"I find Sweden to be relatively predictable and systematic - it has a good transparency"

Describe your role at the company, and briefly your background / experience of living and working in other countries.

– I was born and raised in Malta, a tiny island in the Mediterranean. I left Malta after I graduating from Banking and Finance at the University of Malta. Following graduation I wanted to experience living abroad and got my first  opportunity in Belgium working with the NGO AIESEC firstly with student internships and later as President.  My adventures then took me to Egypt where I started my HR Career with Ericsson.  After some years working with Ericsson in various of the North African countries such as Libya, Algeria and also Sudan and Ethiopia I got the opportunity to move to Sweden.  During my time living in Sweden I worked with Ericsson and later with Skype. I am now working as HR Lead in MSD (Merck Sharpe & Dohme) in Sweden and part of the Nordic HR team.  In my HR role I partner closely with our Human Health Commercial organisation in Sweden and our Clinical Trials organisation in the Nordics.

What expectations did you have before moving to Sweden?

– I had very little expectations to be honest.  I always try to approach my experiences with an open mind and see them as opportunities.  I find that it is mainly in the mindset and how I decide to make the most of a situation – be it an experience I have lived or a learning opportunity.

How did it turn out?

– It turned out great and I am still here :).

– There of course have been some up and downs and some instances of feeling homesick but Sweden has a relatively large expat community and various English speaking active forums and meetup groups which have supported me in this transition process and where I have made some great aquaintances and friends.  Furthermore it has an English speaking news site – The Local so I can keep myself up to date on what is happening in the country even if I didn’t speak Swedish.  The Swedish people are friendly and always willing to help a foreigner, they also have high levels of English speaking capability especially in Stockholm and I had no problems engaging in conversations or just merely finding my way around.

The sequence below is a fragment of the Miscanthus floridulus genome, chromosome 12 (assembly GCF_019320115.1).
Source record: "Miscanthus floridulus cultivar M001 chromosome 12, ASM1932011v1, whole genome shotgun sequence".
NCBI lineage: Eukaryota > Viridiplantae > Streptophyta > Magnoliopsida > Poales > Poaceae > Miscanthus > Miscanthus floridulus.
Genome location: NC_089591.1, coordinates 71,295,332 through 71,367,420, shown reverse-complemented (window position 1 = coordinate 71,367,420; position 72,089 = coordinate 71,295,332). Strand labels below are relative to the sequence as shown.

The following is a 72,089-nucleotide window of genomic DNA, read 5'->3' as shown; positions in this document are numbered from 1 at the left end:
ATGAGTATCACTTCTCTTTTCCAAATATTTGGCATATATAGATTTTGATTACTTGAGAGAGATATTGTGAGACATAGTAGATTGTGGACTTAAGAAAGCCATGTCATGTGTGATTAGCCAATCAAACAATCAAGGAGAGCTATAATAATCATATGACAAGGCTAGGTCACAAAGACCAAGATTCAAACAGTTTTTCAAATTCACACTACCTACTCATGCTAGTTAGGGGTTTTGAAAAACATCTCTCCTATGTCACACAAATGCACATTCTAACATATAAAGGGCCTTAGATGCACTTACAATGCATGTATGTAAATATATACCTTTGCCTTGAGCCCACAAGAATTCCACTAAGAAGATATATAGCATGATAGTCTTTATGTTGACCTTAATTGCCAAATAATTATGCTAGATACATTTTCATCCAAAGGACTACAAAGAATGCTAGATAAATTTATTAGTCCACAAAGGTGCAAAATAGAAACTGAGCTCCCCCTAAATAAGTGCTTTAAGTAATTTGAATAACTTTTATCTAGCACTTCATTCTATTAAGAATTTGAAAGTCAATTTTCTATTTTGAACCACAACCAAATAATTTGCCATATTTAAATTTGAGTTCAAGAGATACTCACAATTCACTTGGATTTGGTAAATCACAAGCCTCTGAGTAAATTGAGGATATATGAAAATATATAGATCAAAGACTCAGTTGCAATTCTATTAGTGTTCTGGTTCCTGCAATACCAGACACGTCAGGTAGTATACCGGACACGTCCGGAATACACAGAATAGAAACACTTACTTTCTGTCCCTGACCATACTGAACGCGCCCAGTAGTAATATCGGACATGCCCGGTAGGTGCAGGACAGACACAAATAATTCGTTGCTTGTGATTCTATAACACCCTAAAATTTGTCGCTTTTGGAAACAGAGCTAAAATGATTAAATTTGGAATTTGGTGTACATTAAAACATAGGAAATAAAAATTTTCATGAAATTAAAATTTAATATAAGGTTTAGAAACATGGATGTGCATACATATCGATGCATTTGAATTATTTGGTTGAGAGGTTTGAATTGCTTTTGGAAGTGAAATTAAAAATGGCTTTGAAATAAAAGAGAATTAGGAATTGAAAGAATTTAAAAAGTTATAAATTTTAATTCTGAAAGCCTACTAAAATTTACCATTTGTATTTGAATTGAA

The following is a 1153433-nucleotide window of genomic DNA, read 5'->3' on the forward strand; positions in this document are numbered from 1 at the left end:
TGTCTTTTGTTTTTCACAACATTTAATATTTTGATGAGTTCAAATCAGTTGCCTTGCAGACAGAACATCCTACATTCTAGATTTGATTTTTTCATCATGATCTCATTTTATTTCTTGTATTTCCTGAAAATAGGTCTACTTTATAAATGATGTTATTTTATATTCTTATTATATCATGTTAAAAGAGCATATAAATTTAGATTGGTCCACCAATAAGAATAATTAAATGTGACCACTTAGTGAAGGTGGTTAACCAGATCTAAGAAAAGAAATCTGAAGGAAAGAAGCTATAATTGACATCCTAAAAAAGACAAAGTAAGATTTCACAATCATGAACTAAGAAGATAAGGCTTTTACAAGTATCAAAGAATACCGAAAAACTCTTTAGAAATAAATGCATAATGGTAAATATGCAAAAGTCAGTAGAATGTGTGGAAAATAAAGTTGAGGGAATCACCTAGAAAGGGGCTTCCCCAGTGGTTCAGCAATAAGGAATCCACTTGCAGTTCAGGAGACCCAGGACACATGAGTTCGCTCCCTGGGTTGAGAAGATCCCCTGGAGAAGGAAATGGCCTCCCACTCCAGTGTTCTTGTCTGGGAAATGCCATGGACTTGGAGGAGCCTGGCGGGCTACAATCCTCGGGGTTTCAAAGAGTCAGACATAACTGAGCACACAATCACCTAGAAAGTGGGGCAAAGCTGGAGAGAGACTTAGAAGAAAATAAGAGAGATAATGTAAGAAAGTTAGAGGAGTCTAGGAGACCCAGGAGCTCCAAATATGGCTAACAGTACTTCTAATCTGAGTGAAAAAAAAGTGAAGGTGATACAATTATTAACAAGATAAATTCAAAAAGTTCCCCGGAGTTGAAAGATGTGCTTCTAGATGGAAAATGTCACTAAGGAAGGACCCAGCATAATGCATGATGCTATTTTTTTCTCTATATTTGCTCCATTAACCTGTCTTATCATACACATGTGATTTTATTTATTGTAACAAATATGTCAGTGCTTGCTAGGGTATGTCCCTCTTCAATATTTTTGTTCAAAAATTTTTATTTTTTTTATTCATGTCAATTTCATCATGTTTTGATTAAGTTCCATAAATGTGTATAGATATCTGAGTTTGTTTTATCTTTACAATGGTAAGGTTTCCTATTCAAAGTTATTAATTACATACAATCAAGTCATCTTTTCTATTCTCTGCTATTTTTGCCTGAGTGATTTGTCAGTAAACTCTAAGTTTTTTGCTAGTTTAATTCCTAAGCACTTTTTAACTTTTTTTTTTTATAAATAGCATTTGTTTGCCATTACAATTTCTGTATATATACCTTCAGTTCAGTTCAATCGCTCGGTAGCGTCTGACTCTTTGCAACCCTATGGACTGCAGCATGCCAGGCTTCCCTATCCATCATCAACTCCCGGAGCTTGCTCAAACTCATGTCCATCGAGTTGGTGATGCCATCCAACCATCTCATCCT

– I also find Sweden to be relatively predictable and systematic from the use of the national ID number to tax and social welfare processes and the use of queues.  This also means there can be some frustrations – especially if you are used to some flexibility or navigating through havoc in the system, but for me this is also mostly about trust and transparency which I like.  I have also seen that in the past few years Sweden has evolved a lot in terms of providing access to instructions and information in English which makes integration smoother for someone not speaking Swedish.

– Finally I eventually my husband and had my son in Sweden – so of course it turned out great :).

What is the best thing about living in Sweden?

– The distinction between seasons (I especialy love Autumn ), nature and outdoor activities no matter the temperature or weather, the respect and interpretation of work life balance, children friendly alternatives, the focus on innovation and stimulating innovation, and of course the FIKA (coffee, cake & social interaction) tradition! 🙂

Would you recommend others to move here?

– Yes I definitely would, like every move to a new country, moving to Sweden has got its challenges  but the positive experience and opportunities this country offers overcome such challenges.

What do you think of Sweden in regard to equality and other social aspects?

– I see Sweden as very progressive and a role model for other societies with this regards.  I believe there is a strong focus on gender equality and it is evident in aspects such as gender equal parental leave benefits as well as within the family responsibilities.  I experience an overall striving to be tolerant and inclusive in the Swedish society.

In your opinion, which is the most beautiful place in Sweden?

– This is a tough question  – I am a bit of a romantic so I would say the many different castles around Sweden is top my list, such as Kalmar Slott, or Taxinge Slott and of course Drottningholm Slott.  My family and I try to find a nice castle around Stockholm to have ‘FIKA’  coffee and a cake on a nice Sunday afternoon.

Which is the best Swedish tradition?

– Midsummer of course 🙂  – long summer day, snaps, herring, bbq and dancing the frog dance around a flower decorated pole with family and friends – I  love it!

Back to EMA to Sweden >

Thea Olsson

HR Lead in MSD (Merck Sharpe & Dohme) in Sweden